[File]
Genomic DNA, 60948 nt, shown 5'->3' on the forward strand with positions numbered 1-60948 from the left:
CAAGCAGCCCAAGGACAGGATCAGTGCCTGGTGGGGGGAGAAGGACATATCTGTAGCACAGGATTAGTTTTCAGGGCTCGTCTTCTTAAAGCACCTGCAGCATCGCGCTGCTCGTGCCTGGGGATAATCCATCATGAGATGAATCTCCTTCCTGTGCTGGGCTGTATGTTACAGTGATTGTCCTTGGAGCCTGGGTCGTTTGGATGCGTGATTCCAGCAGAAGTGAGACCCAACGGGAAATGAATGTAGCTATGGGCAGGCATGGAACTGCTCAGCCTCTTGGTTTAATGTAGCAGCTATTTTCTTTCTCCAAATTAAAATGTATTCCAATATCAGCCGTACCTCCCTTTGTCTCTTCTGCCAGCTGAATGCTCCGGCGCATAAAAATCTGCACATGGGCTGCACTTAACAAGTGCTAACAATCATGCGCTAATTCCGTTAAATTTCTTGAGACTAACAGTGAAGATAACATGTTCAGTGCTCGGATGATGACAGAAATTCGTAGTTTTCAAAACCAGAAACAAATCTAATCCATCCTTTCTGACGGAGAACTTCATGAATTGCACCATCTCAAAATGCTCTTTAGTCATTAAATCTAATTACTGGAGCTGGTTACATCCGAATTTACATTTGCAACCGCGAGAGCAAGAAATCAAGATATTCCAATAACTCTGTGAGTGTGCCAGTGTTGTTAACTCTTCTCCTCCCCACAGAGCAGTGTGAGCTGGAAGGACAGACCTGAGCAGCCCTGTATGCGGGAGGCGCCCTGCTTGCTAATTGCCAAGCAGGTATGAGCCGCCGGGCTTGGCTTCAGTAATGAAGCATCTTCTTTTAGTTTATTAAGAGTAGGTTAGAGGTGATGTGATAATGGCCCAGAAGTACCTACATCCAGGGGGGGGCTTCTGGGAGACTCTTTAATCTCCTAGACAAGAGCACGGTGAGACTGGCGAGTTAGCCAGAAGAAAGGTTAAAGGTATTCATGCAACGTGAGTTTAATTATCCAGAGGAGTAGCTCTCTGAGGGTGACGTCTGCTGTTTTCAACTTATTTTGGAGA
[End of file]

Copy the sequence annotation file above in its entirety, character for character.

Genomic DNA, 60948 nt, shown 5'->3' on the forward strand with positions numbered 1-60948 from the left:
CAAGCAGCCCAAGGACAGGATCAGTGCCTGGTGGGGGGAGAAGGACATATCTGTAGCACAGGATTAGTTTTCAGGGCTCGTCTTCTTAAAGCACCTGCAGCATCGCGCTGCTCGTGCCTGGGGATAATCCATCATGAGATGAATCTCCTTCCTGTGCTGGGCTGTATGTTACAGTGATTGTCCTTGGAGCCTGGGTCGTTTGGATGCGTGATTCCAGCAGAAGTGAGACCCAACGGGAAATGAATGTAGCTATGGGCAGGCATGGAACTGCTCAGCCTCTTGGTTTAATGTAGCAGCTATTTTCTTTCTCCAAATTAAAATGTATTCCAATATCAGCCGTACCTCCCTTTGTCTCTTCTGCCAGCTGAATGCTCCGGCGCATAAAAATCTGCACATGGGCTGCACTTAACAAGTGCTAACAATCATGCGCTAATTCCGTTAAATTTCTTGAGACTAACAGTGAAGATAACATGTTCAGTGCTCGGATGATGACAGAAATTCGTAGTTTTCAAAACCAGAAACAAATCTAATCCATCCTTTCTGACGGAGAACTTCATGAATTGCACCATCTCAAAATGCTCTTTAGTCATTAAATCTAATTACTGGAGCTGGTTACATCCGAATTTACATTTGCAACCGCGAGAGCAAGAAATCAAGATATTCCAATAACTCTGTGAGTGTGCCAGTGTTGTTAACTCTTCTCCTCCCCACAGAGCAGTGTGAGCTGGAAGGACAGACCTGAGCAGCCCTGTATGCGGGAGGCGCCCTGCTTGCTAATTGCCAAGCAGGTATGAGCCGCCGGGCTTGGCTTCAGTAATGAAGCATCTTCTTTTAGTTTATTAAGAGTAGGTTAGAGGTGATGTGATAATGGCCCAGAAGTACCTACATCCAGGGGGGGGCTTCTGGGAGACTCTTTAATCTCCTAGACAAGAGCACGGTGAGACTGGCGAGTTAGCCAGAAGAAAGGTTAAAGGTATTCATGCAACGTGAGTTTAATTATCCAGAGGAGTAGCTCTCTGAGGGTGACGTCTGCTGTTTTCAACTTATTTTGGAGA